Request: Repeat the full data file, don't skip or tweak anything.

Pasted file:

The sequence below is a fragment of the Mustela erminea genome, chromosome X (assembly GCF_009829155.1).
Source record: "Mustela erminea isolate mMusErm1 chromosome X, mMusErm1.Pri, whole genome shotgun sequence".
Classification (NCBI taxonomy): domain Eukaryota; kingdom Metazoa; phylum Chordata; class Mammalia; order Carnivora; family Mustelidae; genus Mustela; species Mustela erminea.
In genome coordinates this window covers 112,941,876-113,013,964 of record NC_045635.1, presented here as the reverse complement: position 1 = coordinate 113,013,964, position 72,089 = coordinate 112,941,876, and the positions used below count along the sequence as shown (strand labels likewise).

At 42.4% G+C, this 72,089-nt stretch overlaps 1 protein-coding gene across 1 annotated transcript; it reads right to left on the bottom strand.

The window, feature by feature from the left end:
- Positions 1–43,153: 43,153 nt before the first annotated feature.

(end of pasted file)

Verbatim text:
The sequence below is a fragment of the Mustela erminea genome, chromosome X (assembly GCF_009829155.1).
Source record: "Mustela erminea isolate mMusErm1 chromosome X, mMusErm1.Pri, whole genome shotgun sequence".
Classification (NCBI taxonomy): domain Eukaryota; kingdom Metazoa; phylum Chordata; class Mammalia; order Carnivora; family Mustelidae; genus Mustela; species Mustela erminea.
In genome coordinates this window covers 112,941,876-113,013,964 of record NC_045635.1, presented here as the reverse complement: position 1 = coordinate 113,013,964, position 72,089 = coordinate 112,941,876, and the positions used below count along the sequence as shown (strand labels likewise).

At 42.4% G+C, this 72,089-nt stretch overlaps 1 protein-coding gene across 1 annotated transcript; it reads right to left on the bottom strand.

The window, feature by feature from the left end:
- Positions 1–43,153: 43,153 nt before the first annotated feature.